The Rolls-Royce Phantom is easy yet rewarding to drive – something which is vitally important as the majority of owners will drive themselves most of the time. The high driving position gives an excellent view. Intuitive and effortless to drive, the Phantom is beautifully refined and precise in its responses. Self-levelling air springs, electronic dampers and multi-link rear, double wishbone front suspension combine with the long wheelbase and high profile tyres to give the perfect combination of ride and handling. The large wheels and tyres have been specially developed for the Phantom: it is the first car in the world to feature the advanced PAX run-flat tyre system as standard, which allows the car to run for 100 miles at 50 mph after a puncture.
On the move, the purpose-designed 6.75-litre V12 engine provides huge reserves of power and torque. The Rolls-Royce Phantom will accelerate from 0-60 mph in 5.7 seconds (0-100 km/h 5.9 seconds) and on to a limited top speed of 149 mph (240 km/h).
Behind the wheel, the low-down torque wafts the Phantom swiftly yet effortlessly from tick-over. Peak torque is 720 Nm (531 lb ft) at 3500 rpm, but more importantly 75 per cent of that total is developed at just 1000 rpm. Maximum power is 460 PS (338 kW).
The latest in combustion technology – variable valve lift, variable valve timing and direct fuel injection – helps produce excellent fuel economy for a motor car of the Phantom’s size and power. On the EU extra urban cycle it returns 25.7 mpg (11.0 l/100 km) and a combined figure of 17.8 mpg (15.9 l/100 km).
As well as the main features of the Phantom, there are a number of delightful detail touches which help to make this such a special motor car – something in which Rolls-Royce has always taken pride. For example; the electrically retractable Spirit of Ecstasy, which can be lowered out of sight whenever the Phantom is parked; the wheel hub centres, bearing the interlinked double-R logo, which remain upright; and the umbrellas which will be found stowed within each rear door.
Tony Gott, chairman and chief executive of Rolls-Royce Motor Cars, says: "For nearly 100 years, Rolls-Royce has been the icon of motor engineering and design. The name has entered the language as an expression of perfection. The new Rolls-Royce Phantom is, we believe, entirely in keeping with that long and illustrious heritage, yet is totally contemporary in its design and technology.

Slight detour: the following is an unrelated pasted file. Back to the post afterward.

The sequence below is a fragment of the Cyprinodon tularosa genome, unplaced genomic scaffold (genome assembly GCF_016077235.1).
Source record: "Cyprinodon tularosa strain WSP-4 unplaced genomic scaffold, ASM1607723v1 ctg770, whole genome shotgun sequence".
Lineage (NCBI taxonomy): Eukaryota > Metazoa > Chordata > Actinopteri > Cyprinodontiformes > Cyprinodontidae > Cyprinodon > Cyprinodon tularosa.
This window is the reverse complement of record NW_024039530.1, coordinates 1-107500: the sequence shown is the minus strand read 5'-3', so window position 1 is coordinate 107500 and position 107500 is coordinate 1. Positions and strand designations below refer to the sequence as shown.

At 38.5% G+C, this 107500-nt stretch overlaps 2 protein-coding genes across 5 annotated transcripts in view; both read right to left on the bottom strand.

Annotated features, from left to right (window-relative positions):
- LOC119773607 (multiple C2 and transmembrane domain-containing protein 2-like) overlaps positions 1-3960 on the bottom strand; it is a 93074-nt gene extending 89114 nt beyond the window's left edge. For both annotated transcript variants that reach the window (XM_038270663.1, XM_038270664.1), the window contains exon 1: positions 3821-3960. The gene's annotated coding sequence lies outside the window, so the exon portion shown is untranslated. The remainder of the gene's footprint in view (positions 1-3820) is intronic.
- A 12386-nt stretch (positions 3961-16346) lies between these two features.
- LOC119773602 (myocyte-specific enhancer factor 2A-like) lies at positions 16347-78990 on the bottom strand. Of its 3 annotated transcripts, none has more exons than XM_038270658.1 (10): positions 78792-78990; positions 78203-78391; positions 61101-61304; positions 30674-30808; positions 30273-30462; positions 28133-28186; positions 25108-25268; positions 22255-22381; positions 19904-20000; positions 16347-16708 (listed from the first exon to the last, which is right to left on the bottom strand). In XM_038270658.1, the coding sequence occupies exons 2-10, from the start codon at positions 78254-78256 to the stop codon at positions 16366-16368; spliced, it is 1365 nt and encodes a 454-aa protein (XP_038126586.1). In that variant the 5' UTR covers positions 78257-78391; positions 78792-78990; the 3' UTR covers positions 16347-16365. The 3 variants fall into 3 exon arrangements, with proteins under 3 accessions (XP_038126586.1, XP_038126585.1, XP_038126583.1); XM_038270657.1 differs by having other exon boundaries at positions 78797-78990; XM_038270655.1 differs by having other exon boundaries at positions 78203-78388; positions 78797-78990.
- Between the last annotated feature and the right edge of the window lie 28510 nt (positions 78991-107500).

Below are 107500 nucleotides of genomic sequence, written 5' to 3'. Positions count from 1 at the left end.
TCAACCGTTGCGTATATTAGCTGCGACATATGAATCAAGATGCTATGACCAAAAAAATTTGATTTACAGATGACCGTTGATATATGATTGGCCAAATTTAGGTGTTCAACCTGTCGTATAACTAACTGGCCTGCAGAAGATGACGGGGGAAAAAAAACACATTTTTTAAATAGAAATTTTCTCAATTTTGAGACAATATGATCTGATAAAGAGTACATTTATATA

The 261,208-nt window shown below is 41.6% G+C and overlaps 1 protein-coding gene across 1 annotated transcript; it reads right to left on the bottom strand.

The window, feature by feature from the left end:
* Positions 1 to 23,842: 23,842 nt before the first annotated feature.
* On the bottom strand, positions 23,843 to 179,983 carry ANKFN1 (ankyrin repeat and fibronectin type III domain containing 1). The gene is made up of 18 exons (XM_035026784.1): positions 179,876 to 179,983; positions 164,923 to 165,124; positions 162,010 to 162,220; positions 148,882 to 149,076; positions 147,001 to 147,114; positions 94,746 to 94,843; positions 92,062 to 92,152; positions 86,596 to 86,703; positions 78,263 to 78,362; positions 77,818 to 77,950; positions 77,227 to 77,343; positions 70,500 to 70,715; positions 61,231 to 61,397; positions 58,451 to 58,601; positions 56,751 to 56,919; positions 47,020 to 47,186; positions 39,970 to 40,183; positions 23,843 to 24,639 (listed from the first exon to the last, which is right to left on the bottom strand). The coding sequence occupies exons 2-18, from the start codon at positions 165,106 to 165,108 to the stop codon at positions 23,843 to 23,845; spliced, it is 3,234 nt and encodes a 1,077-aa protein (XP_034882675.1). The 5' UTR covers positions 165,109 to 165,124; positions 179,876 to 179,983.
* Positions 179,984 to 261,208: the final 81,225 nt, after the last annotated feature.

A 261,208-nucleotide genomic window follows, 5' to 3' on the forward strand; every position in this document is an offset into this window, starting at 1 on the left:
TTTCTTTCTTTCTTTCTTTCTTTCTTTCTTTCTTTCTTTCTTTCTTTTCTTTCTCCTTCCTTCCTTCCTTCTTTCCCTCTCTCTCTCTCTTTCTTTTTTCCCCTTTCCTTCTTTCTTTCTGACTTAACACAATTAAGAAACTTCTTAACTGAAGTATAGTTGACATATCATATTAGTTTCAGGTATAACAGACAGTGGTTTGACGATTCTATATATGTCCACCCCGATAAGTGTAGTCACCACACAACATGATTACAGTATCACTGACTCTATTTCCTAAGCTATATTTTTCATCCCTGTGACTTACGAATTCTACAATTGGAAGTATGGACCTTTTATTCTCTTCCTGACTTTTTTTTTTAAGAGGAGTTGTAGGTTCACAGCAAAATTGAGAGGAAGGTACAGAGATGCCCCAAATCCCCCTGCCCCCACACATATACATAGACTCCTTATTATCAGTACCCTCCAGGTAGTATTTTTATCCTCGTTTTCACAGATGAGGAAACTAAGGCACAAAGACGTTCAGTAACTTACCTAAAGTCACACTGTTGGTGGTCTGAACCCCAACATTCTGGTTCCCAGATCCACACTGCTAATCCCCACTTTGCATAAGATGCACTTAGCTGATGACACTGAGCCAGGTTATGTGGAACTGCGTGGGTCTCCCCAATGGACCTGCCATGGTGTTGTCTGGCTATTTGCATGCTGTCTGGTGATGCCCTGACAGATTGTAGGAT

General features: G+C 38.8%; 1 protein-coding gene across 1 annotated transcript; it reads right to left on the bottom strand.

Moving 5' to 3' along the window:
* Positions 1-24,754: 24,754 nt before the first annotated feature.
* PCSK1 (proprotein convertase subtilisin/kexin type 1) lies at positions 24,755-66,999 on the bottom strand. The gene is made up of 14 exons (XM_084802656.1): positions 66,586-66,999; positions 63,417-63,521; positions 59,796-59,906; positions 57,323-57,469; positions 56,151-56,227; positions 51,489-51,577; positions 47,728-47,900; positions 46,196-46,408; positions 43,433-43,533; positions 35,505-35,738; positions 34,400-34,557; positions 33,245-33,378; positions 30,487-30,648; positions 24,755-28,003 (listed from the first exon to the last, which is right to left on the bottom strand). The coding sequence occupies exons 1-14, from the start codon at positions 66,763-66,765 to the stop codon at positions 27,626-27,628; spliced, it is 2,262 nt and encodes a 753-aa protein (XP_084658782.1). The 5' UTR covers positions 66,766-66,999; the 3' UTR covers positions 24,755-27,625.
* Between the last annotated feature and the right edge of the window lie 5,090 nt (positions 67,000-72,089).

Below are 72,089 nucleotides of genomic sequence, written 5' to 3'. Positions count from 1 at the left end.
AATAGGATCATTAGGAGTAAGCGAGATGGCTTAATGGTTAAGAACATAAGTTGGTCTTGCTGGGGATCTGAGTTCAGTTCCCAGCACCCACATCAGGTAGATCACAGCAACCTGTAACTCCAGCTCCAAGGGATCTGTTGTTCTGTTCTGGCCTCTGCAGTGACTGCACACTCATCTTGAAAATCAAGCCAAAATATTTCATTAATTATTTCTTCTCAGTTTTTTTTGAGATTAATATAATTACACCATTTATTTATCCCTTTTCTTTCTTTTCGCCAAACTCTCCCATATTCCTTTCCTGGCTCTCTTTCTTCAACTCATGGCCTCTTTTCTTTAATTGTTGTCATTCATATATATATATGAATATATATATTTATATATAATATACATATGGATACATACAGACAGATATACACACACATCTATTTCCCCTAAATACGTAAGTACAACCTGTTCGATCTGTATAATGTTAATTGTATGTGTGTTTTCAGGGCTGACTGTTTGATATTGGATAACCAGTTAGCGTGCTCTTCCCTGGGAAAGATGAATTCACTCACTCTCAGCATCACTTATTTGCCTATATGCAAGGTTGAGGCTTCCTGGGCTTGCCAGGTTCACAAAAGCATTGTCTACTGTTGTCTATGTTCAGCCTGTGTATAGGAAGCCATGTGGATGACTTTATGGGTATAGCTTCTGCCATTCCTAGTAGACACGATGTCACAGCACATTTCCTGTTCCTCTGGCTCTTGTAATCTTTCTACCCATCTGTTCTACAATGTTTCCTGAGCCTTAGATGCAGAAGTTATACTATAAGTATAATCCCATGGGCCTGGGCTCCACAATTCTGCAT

"Its name evokes the personality of the Phantom I and II models of the 1930s and reflects timeless values of quality, distinction and authority, combining the best of the past with the best modern design, engineering and technology to take Rolls-Royce firmly into the 21st century."
A New Home At Goodwood
When sites were being considered for the new manufacturing plant and head office, it was established from the start that it should be in Britain – the home of Rolls-Royce – but a number of other factors were taken into account. Chiefly these were to have a large enough site, with good transport links, access to a test track and proximity to a skilled workforce. Also, as many Rolls-Royce customers would wish to visit the plant, it was important that it should be in an attractive part of the country.
Goodwood stood head and shoulders above the other sites under consideration when measured against these criteria.
The Goodwood facility combines the latest in engineering technology with the finest in craftsmanship skills. The new Rolls-Royce Phantom is precision hand-built in a way the automotive industry has never seen before.
Rolls-Royce Goodwood is an inspirational place to work, with extensive use of glass to provide natural light throughout. The buildings blend into the environment and are sympathetic to it, for instance featuring Europe’s largest ‘living roof’. Thousands of sedum plants not only change colour with the seasons, they also provide insulation to save heating energy in the winter months.
This original and environmentally aware manufacturing plant reflects the theme of uncompromising excellence, which is central to the whole projectPublished 5 January 2003